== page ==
Marion Johnson gets slightly more votes than incumbent DeDreana Freeman—perhaps 51–47, with the others getting about 2%.
Why: Johnson has the enthusiastic backing of progressives. Freeman hasn’t engendered this kind of ride-or-die support that I’ve noticed. This race will probably be decided by fewer than 1,000 votes.
Why I could be wrong: Freeman is the incumbent. Incumbency has advantages, including name recognition. She also upset an incumbent four years ago. You don’t do that without knowing how to win a tough campaign.
Mark-Anthony Middleton will get 65–70% of the vote, easy. The number-two candidate doesn’t matter.
Why: Because he’s not facing a serious challenge.
Why I could be wrong: I’m not.
Raleigh responded to its chronic low turnout by moving its elections to November of even years—not a perfect plan, in my view, given the lack of a primary or runoff, and not executed perfectly, but certain to drive more voters to the polls.
When Durham’s at-large council elections went to a November runoff in 2019, joining the mayor’s race and a housing bond on the ballot, about 35,000 people voted.
Off-year elections have advantages. Campaigns don’t require a ton of money to break through election-year noise, and voters are more likely than not to be at least somewhat engaged with the issues facing the city. But they have disadvantages, too.
New research in the American Journal of Political Science indicates that governments formed in so-called off-cycle elections tend to be less responsive to majority preferences and more responsive to interest groups.
The study found that local governments formed in “off-cycle” years (like 2021) are less responsive to the majority’s preferences and more responsive instead to organized interest groups, particularly when the interest groups’ desires oppose those of the masses. …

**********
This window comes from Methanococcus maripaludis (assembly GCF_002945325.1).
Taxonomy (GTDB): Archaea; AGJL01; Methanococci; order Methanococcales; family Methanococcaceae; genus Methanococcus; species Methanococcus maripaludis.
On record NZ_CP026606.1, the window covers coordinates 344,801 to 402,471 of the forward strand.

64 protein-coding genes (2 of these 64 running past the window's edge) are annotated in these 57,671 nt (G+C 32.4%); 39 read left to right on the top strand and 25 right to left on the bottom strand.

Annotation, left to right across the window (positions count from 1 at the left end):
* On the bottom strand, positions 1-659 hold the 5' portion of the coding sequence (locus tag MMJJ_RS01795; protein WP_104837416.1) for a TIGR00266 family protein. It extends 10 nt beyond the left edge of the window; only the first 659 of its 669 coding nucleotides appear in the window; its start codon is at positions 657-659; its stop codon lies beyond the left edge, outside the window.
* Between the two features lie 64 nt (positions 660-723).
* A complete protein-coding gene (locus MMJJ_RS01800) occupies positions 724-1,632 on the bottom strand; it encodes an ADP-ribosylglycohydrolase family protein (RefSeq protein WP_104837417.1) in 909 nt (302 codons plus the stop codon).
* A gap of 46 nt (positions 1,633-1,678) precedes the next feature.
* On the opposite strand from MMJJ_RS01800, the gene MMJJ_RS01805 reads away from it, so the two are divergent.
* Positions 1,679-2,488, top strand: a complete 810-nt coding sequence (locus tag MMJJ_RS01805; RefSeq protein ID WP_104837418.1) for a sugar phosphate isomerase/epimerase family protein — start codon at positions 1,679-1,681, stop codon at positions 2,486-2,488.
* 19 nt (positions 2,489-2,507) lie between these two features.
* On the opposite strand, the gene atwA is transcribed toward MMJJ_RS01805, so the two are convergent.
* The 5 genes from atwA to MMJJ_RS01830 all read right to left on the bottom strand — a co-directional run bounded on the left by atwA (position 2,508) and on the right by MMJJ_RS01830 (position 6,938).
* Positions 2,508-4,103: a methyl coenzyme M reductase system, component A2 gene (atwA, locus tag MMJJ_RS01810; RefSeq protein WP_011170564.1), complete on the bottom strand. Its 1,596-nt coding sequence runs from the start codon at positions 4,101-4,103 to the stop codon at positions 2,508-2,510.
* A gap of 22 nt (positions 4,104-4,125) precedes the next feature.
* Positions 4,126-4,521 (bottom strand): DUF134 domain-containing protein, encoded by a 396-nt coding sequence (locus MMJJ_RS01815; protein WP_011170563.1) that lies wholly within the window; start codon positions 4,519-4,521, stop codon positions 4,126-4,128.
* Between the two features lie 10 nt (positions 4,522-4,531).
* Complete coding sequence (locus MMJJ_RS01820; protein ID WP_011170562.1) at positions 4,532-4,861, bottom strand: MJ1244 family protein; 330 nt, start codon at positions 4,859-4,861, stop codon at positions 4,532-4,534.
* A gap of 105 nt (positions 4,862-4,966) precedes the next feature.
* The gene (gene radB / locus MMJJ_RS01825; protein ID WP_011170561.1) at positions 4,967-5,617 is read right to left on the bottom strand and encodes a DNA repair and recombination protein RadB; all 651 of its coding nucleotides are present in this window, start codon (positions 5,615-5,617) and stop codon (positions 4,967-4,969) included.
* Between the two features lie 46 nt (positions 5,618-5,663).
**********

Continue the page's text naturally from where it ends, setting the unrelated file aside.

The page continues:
“When turnout for local elections is lower, that opens opportunities for groups that are organized to get their people out to vote and elect those who are going to push policy in a way that benefits the interest groups,” said BYU political science professor Adam Dynes, a co-author of the paper. “So election timing ends up being pretty important.”
Of the more than 25,000 municipalities in the U.S., about 75% hold their elections off-cycle, including many large cities like Chicago. When local residents don’t vote—and in off-cycle elections, it’s common for fewer than a quarter of eligible voters to participate—they relinquish significant power, Dynes observed.
Durham’s council majority has aligned with the People’s Alliance, which isn’t to say it’s been unresponsive to voters’ wishes. With turnout this low, it’s difficult to gauge “the will of the people.” You only know “the will of whoever showed up.” That’s the point.
Since only a small fraction of residents vote, politicians don’t have to consider what the others think.
In fairness, based on what I’ve seen, Durham’s electeds try to look out for everyone. But being human, they’re bound to be influenced by the voices closest to them, and the ones making the most noise.
Chapel Hill—whose elections I plan to discuss later this week—has been an even clearer example of the interest-group dynamic.
Durham is considering raising council members’ salaries so that more people can afford to run for office. While they’re at it, council members might want to look at moving elections to even years—perhaps adopting ranked-choice voting and holding elections during spring primaries. (If they want to get crazy, I’d also suggest eliminating citywide ward elections, but that’s for another day.)
The future of Durham—fast approaching 350,000 people, already one of North Carolina’s cultural and intellectual hubs—is too important to be determined by the handful who vote in elections most of the city doesn’t realize are happening.